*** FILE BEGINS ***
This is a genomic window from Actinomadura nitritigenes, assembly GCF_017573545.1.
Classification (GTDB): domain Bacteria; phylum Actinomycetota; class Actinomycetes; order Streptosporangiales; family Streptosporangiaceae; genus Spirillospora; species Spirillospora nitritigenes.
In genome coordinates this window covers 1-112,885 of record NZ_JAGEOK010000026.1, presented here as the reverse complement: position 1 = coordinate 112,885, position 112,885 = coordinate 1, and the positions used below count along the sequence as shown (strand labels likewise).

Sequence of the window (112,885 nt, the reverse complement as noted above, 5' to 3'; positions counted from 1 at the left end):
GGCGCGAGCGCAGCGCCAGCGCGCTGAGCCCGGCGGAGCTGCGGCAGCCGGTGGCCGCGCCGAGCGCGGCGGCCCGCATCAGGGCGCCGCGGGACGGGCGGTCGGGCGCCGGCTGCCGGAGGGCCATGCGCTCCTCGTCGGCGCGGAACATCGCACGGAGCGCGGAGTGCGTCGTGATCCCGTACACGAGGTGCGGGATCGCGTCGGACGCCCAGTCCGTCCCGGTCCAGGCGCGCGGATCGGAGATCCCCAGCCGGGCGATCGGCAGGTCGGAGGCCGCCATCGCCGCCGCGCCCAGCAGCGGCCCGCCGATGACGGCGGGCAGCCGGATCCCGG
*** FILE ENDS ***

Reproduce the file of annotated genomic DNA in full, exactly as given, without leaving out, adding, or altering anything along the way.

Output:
This is a genomic window from Actinomadura nitritigenes, assembly GCF_017573545.1.
Classification (GTDB): domain Bacteria; phylum Actinomycetota; class Actinomycetes; order Streptosporangiales; family Streptosporangiaceae; genus Spirillospora; species Spirillospora nitritigenes.
In genome coordinates this window covers 1-112,885 of record NZ_JAGEOK010000026.1, presented here as the reverse complement: position 1 = coordinate 112,885, position 112,885 = coordinate 1, and the positions used below count along the sequence as shown (strand labels likewise).

Sequence of the window (112,885 nt, the reverse complement as noted above, 5' to 3'; positions counted from 1 at the left end):
GGCGCGAGCGCAGCGCCAGCGCGCTGAGCCCGGCGGAGCTGCGGCAGCCGGTGGCCGCGCCGAGCGCGGCGGCCCGCATCAGGGCGCCGCGGGACGGGCGGTCGGGCGCCGGCTGCCGGAGGGCCATGCGCTCCTCGTCGGCGCGGAACATCGCACGGAGCGCGGAGTGCGTCGTGATCCCGTACACGAGGTGCGGGATCGCGTCGGACGCCCAGTCCGTCCCGGTCCAGGCGCGCGGATCGGAGATCCCCAGCCGGGCGATCGGCAGGTCGGAGGCCGCCATCGCCGCCGCGCCCAGCAGCGGCCCGCCGATGACGGCGGGCAGCCGGATCCCGG